Sonos just rolled out its lowest-priced speaker yet, the $199 Sonos Play:1, but don’t let its tissue-box size fool you. It’s built like a truck and exudes high quality throughout. Sonos sent me a pair of these self-powered, networked speakers, and I put them to the test.
Pricing a single speaker at just under $200 sounds expensive, but this is Sonos, a company that charges a lot of money for its products, and for good reason: You get what you pay for. I’ve tested the $399 Sonos Play:5, the smaller Play:3 ($299) and its formidable “Sub” subwoofer ($699), and I’ve been impressed by all of them. How would the Play:1 measure up?
Picking up one of these Play:1 speakers, I realized this is not your ordinary Bluetooth speaker. First of all, it doesn’t use Bluetooth for its wireless connectivity. It connects to your network via the Sonos Bridge ($49, but it’ll be offered free for the rest of this year), and can be part of a whole-house network of speakers, either as singles or in pairs.
Second of all, it’s just downright lovely. Its clean design and 4.75-inch-square footprint will fit just about anywhere, and it’s available in either this white color I tested or black.
You control the speakers via the Sonos Controller app for Android, iOS, Mac and PC, which lets you connect to just about any major music service, including Pandora, Rdio, Amazon or Spotify. The downside of that? You can’t simply play music from any app on your smartphone.
That’s quite a drawback, given the clunkiness of the Sonos Controller app. I’ve been a Sonos user for about four years now, so I have grown accustomed to the Controller’s ugly interface and inexplicable navigation. It’s not good. An update to this shopworn interface is long overdue, especially for a premium brand such as Sonos.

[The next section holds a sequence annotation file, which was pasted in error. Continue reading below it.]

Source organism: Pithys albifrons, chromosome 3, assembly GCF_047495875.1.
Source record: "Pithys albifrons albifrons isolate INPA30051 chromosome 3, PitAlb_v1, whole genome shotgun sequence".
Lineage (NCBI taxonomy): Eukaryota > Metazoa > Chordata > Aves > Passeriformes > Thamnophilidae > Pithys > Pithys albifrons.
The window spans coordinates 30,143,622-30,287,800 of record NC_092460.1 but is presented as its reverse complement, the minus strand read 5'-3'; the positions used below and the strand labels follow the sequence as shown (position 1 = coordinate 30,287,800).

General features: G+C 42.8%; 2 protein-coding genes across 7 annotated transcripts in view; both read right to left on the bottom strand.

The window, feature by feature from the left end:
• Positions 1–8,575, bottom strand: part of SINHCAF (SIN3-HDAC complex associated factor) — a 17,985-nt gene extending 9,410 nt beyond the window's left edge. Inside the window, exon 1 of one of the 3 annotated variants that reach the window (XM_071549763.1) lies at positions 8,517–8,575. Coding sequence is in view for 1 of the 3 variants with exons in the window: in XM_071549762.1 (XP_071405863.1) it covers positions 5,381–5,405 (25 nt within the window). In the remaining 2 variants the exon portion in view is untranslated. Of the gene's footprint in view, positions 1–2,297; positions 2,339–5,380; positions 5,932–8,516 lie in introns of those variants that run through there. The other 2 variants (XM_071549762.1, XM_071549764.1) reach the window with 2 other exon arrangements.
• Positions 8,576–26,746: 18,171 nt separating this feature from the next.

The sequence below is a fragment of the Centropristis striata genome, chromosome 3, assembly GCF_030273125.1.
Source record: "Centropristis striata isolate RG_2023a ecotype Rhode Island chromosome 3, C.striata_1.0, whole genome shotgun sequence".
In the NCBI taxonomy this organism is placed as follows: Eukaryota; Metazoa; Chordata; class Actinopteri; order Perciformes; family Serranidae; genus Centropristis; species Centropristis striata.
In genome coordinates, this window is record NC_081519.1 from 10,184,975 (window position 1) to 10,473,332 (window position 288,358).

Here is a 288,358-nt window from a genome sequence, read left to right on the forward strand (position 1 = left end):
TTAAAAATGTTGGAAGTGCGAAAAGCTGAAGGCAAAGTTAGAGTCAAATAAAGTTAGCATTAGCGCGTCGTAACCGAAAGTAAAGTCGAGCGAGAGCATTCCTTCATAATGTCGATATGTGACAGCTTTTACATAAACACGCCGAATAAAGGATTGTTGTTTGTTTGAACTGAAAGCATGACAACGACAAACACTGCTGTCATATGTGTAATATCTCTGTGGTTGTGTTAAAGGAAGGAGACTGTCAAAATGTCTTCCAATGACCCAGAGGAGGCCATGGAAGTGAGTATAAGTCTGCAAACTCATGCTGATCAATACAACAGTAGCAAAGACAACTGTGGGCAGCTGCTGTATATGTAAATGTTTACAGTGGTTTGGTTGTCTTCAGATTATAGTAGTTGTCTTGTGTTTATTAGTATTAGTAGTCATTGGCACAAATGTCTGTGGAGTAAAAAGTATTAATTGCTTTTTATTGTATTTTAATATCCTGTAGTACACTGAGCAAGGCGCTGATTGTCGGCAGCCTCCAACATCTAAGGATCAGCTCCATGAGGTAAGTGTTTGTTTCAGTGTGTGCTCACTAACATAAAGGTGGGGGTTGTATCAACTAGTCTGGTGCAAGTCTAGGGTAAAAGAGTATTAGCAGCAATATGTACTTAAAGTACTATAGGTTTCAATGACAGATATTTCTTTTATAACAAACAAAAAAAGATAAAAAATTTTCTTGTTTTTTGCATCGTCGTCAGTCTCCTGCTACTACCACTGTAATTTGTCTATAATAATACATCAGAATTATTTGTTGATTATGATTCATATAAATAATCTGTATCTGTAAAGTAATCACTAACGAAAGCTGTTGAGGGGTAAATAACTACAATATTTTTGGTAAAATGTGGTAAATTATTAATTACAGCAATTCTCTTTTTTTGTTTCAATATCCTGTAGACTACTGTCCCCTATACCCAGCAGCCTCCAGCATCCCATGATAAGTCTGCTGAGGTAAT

However, the Controller app is versatile. It lets you group speakers in stereo pairs, play different music in each room of your house, and separately control their volume. Or in “party mode,” you can have all your Sonos speakers playing the same music in every room.
First, I listened to just one of the speakers, and I was astonished by how much bass emanated from an enclosure so small. Its 3.5-inch woofer sounds like a driver twice its size. Along with its The speaker can rock some serious volume, filling up a large high-ceilinged room here at our Midwest Test Facility.
Connecting the other Play:1 speaker and configuring the two as a pair, I was blown away. In fact, I have a pair of Sonos’ flagship Play: 5 speakers ($399 apiece), and I was able to A/B test them against these new Play:1 speakers. I was surprised to find out that it was hard to tell the difference between them and the Play:5s that cost twice as much.
I expected the bass of the Play:5 speakers to be much more powerful than these smaller Play:1s, but there was little difference. In fact, through my intense listening sessions, I think the Play:1 has slightly more presence than its older brother, and I hardly think the more expensive model is worth twice the price. Overall, the Play:1 sounds great, especially configured in a stereo pair, with a clean, warm sound that sounds downright musical.
One notable omission I certainly missed on the Play:1 is the lack of an auxiliary input, a feature that I use all the time with the Play:5. So, for instance, if you want to plug your computer or music player into a Play:1 speaker, that’s not going to be possible.
It was a good idea for Sonos to reach downmarket with a new model, but the $199 Sonos Play:1 is almost too good. It’s hard to tell the difference between its quality and that of its brandmates, the $299 Play:3 and the $399 Play:5. Perhaps Sonos has outdone itself, introducing a competitor that might drain sales from its more expensive models. Even though a pair of these babies will cost you just shy of $400, you get that Bridge free, making it an excellent value.
I love these effortless-to-connect and musical-sounding speakers, and wish I had a pair of them in every room of my house. Now one of my main objections to Sonos products has been lifted with this new model: their high price. But as a Sonos aficionado, I must warn you: Once you buy one of these speakers, you’ll want more.
Images: Charlie White